Wednesday 23 September 2009

It's Turned Out Nice Again!

By Richard Morley
Sunny skies over Madrid's Main Mosque.

Well I am sorry to inform the Schadenfreude of some, but once La Noche En Blanco was out of the way the weather turned nice again. The skies are blue with just a hint of cloud, jackets are now being carried, not worn, and the tables on the pavement are in use again. Temperatures are in the mid to high(ish) twenties, which is a welcome relief from the searing heat of not that long ago. I am so glad I did not succumb to the temptation to store the electric fan for the winter and right now it is wafting a welcome cooling breeze about the room.

La Noche en Blanco, the White Night or literally, “Sleepless Night”, seemed to be a great success. Wandering around Gran Via with its normally cream coloured cliffs of building facades painted brilliant colours by gelled floodlights was a wondrous sight. Up every street a crowd gathered to watch some street performance or listen to bands playing every conceivable type of music. I am told the usual long queues meandered slowly outside the major galleries, although as they are there every day of the year this bemuses me. But one should never underestimate the madrileños’ love of anything free! But whether it is vale la pena to wait for hours I am not so sure.

For me the evening will be remembered for another sort of pain. Climbing on to a bus to go to a friend’s house, I slipped and scraped my shin from knee to ankle and fell flat on my face into the bus. (And yes, I was sober!) Several passengers rose from their seat to offer me assistance, which with great bravado I shrugged off, but the pain ……!

I arrived at my friend’s house where the cuts to my leg were immediately attended to with some large dollops of iodine. Ouch! Even more pain. I have been left with a leg that has evolved through all the colours of the rainbow, that has two gaping holes in it, and has twice the circumference of the other leg. I presume it will deflate in time.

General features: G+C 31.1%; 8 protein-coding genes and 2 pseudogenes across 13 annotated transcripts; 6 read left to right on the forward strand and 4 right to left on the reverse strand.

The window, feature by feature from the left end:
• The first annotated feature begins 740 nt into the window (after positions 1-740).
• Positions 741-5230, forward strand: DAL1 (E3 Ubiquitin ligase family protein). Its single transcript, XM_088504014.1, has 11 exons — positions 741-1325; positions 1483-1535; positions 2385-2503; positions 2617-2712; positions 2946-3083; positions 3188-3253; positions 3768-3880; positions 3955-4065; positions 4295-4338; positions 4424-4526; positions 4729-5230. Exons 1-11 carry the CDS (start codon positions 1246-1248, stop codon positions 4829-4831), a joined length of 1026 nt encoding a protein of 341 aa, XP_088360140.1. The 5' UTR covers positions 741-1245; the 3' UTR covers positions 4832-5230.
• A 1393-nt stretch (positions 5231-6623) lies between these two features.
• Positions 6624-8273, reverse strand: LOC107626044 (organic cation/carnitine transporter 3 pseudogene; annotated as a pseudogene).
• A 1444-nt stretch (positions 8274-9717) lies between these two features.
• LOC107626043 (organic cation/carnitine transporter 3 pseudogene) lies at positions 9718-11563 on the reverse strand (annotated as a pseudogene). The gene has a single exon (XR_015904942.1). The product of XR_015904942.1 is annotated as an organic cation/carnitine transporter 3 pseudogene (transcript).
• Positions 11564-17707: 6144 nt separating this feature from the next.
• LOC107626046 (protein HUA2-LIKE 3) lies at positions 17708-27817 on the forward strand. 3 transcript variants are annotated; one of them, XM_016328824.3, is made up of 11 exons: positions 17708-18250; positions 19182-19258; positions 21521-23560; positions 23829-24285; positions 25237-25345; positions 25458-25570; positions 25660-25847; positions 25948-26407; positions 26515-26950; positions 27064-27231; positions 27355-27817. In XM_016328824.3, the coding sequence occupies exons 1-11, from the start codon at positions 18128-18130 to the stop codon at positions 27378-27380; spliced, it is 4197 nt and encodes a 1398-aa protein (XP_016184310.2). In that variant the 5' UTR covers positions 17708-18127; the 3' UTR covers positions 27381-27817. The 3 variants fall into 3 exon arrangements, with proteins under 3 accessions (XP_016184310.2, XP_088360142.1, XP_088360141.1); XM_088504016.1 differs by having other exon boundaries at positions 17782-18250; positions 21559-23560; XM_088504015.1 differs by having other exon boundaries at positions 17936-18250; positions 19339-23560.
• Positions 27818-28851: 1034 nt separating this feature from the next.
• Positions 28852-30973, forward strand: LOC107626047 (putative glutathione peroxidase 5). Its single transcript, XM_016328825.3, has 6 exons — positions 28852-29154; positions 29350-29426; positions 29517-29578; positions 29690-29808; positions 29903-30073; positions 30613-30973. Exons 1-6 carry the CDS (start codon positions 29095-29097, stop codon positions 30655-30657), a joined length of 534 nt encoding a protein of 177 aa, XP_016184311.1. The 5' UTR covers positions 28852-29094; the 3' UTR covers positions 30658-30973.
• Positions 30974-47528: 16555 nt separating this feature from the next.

Once the wound was dressed and a restorative glass of Mahou had been consumed, we set off to partake in the evening’s events. On nights like this I, as the guiri, am happy to be guided by those that know their culture better. Our group are all of a “certain age”, but had decided to relive their salad days by going to listen to a band from the seventies. We set off for Clamores Jazz club in Chamberi. There we spent an evening in the company of Cánovas, Adolfo y Guzmán. This was only three quarters of the original line up; someone called Rodrigo was missing.

With the three eponymous members playing guitars and a session musician on piano the audience were treated to nearly two hours of a zimmer-framed stumble down memory lane. The three musicians were now all old men. This mattered not to their fans who had come to listen and sing along. Everyone knew the words and were actively encouraged to join in, perhaps to disguise the occasional croaks of age from the stage, although the voice that came from those three old men were not old at all, but still had the timbre of their youth. You can see how in the YouTube clip of one of their more famous songs, covered by just about every Spanish singer of merit, below.

Of course, many of the songs, despite their age, were new to me, and I could not lend my voice to the choir. But when they sang a couple of Beatle’s songs I was right in there – alone – while the rest of the audience kept quiet. Oh what the heck, they were probably too drunk to notice! But Rule Britannia and all that.

After the show we went out into the streets and attempted to listen to a jazz band, invisible among the throng, in the Plaza Dos de Mayo, then wandered through the crowded streets of Chueca down to Gran Via and a solid river of people oozing through the trafficless street.
Without a never ending flow of cars Madrid seems somehow more open, more free and much more sociable. For this night only the city was for the people: Couples, groups of friends, families with their children – some quite young. It was like a tide of humanity had flowed in through the carless streets – and quite magical.
Of course, more has been happening than La Noche en Blanco. No one has been able to avoid the overspill from the Cibeles Madrid fashion week. The newspapers have been full of the wonderful, and downright weird, ideas of the fashionistas. We have seen quite an eclectic mix of designs, but you know very few will ever be seen worn on any high street anywhere.